45-70 primers


#1

I’ve been a .22 rimfire box collector for over 30 years and have accumulated sufficient knowledge to make purchases with some accuracy. Since joining this forum I’ve become interested in old centerfire metallic cartridges, namely 45-70s. Now I find that I am fairly stupid as a CF collector because I’ve never had much interest in them. In another thread I learned about dating them, at least the military Frankford produced ones. Can someone post examples of the various primers. I have sketches from some books that show all as just a circle. But, I still wonder what an “oval” primer is versus a “rounded” primer. Or are the they same thing just described differently by different collectors? I assume that a “flat” primer is just that, flat. Some photos would be much more evident as to what the difference is.
Thanks.


#2

Roger–Yes, “Oval” and “Rounded” and sometimes “Domed” are all terms for the same shape. There is of course Flat, with or without markings. Both Rounded and Flat come in copper, brass and nickeled. Other types include “Protected” (Usually with Flat Primers), Keene (Mostly found in E.Remington & Sons rounds), Farrington (Usually found in U.S.C.Co. rounds) and both Boxer and Berdan. All of these can be found in external primed .45-70’s. There are also several variations of the Inside Primed types.


#3

Roger

If you haven’t done so already, go to the Old Ammo Guy’s site and look thru his photographs. You’ll find many of the primer types as well as a lot of other good information. Plan on spending a lot of time there since it’s a site loaded with stuff you’ll not find anywhere else.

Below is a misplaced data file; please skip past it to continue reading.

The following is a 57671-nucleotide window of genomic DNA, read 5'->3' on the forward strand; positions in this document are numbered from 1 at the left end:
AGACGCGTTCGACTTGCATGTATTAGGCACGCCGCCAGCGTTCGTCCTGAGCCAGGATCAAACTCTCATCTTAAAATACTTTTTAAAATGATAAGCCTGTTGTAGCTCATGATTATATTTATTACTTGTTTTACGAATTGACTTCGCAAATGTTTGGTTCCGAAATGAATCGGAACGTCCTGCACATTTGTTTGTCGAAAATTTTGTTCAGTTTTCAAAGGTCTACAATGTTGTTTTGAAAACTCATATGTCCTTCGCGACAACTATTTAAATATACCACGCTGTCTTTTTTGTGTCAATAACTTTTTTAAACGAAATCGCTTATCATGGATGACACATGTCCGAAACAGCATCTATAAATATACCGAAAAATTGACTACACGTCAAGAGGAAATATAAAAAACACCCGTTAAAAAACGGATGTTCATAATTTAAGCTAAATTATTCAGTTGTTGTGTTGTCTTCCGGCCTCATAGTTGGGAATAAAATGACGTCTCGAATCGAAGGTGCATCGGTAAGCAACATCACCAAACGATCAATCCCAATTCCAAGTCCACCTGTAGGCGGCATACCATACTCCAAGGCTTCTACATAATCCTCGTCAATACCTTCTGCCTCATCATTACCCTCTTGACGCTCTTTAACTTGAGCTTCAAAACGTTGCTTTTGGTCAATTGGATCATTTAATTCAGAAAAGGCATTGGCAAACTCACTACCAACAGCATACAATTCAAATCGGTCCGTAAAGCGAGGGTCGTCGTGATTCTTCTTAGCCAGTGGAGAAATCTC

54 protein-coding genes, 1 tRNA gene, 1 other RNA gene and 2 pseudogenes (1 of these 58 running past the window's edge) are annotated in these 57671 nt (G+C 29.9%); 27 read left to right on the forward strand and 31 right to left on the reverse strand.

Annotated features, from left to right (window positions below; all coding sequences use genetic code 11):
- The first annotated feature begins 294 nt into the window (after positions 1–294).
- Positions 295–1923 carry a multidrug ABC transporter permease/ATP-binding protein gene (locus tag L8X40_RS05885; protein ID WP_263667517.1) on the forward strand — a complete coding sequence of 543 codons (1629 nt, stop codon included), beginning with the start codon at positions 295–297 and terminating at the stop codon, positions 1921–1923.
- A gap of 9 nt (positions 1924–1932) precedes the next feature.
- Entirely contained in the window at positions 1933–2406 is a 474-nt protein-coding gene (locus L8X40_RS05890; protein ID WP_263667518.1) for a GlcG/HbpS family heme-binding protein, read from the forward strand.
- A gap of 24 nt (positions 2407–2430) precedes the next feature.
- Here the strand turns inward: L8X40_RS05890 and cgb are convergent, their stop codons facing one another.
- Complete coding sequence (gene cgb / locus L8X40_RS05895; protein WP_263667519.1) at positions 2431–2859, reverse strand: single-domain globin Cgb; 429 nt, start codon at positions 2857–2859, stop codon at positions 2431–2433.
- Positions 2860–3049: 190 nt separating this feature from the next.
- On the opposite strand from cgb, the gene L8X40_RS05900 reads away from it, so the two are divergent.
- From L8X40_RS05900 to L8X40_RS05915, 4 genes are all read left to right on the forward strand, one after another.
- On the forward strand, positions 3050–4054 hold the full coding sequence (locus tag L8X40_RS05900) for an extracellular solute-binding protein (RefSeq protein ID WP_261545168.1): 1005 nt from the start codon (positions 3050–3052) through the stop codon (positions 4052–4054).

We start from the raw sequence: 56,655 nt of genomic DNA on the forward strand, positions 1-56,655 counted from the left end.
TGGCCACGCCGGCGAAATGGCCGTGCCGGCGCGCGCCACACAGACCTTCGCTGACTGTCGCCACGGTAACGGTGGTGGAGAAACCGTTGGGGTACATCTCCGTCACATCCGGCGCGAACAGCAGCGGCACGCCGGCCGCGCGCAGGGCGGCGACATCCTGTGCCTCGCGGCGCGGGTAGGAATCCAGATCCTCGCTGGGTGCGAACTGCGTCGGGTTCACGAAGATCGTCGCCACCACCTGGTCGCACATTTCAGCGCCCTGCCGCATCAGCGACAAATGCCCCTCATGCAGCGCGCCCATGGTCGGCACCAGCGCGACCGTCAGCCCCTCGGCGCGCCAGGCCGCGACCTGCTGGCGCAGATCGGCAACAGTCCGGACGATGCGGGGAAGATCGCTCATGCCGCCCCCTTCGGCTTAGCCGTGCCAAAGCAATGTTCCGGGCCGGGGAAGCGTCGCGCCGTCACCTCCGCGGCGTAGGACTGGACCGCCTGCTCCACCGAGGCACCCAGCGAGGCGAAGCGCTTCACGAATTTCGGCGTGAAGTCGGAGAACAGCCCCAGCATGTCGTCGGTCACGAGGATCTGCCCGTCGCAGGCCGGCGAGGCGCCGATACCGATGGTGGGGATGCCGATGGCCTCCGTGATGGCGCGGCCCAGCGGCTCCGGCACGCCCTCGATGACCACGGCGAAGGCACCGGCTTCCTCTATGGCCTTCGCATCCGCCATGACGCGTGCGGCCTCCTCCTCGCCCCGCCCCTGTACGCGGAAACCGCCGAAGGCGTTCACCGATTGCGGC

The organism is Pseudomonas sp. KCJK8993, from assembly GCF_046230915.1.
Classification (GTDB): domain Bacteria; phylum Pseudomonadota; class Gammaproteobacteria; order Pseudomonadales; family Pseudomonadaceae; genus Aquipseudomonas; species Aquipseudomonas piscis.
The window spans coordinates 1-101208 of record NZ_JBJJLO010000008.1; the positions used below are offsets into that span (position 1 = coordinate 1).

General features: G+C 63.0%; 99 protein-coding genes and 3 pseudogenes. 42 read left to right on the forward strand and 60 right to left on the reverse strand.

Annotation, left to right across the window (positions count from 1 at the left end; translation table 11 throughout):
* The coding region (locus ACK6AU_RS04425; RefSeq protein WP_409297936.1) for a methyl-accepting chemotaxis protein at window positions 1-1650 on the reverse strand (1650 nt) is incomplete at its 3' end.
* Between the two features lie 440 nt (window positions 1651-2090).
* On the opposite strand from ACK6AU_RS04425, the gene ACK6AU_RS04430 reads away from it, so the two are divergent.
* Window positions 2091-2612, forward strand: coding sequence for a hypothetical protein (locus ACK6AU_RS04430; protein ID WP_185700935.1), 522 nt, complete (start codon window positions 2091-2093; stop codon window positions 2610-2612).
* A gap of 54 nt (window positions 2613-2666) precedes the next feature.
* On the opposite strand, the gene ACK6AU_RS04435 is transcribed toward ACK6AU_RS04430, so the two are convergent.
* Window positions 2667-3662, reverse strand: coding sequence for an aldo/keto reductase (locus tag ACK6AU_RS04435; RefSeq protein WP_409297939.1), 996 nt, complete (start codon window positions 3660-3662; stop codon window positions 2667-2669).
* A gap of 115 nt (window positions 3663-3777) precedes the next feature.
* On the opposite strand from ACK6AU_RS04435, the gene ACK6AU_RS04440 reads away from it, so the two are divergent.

And, while you’re at it, thank Guy for his efforts and maybe even buy a trinket or two to help support his habits. ;) ;)

oldammo.com/

Ray


#4

Thanks Ron. I’ve read all those terms but I still would like to see a photo of each type so if I see one at a gun show I will know what I’m looking at. Thanks to you I do have sketches of them but almost always they are just a round circle inside the headstamp.

I scanned these three in. The 45-70 on the left has what I would call a rounded primer (flat on top with rounded edges), the middle 45-90 has a definite “oval” appearance (rounded into the center with no flat surface), and the right 32 S&W has an almost “flat” primer. Am I interpreting them correctly?

*edited to correct poor spelling


#5

Some use oval to describe a round or domed primer which has a flat area in the center, not completely rounded or domed in shape if viewed in profile.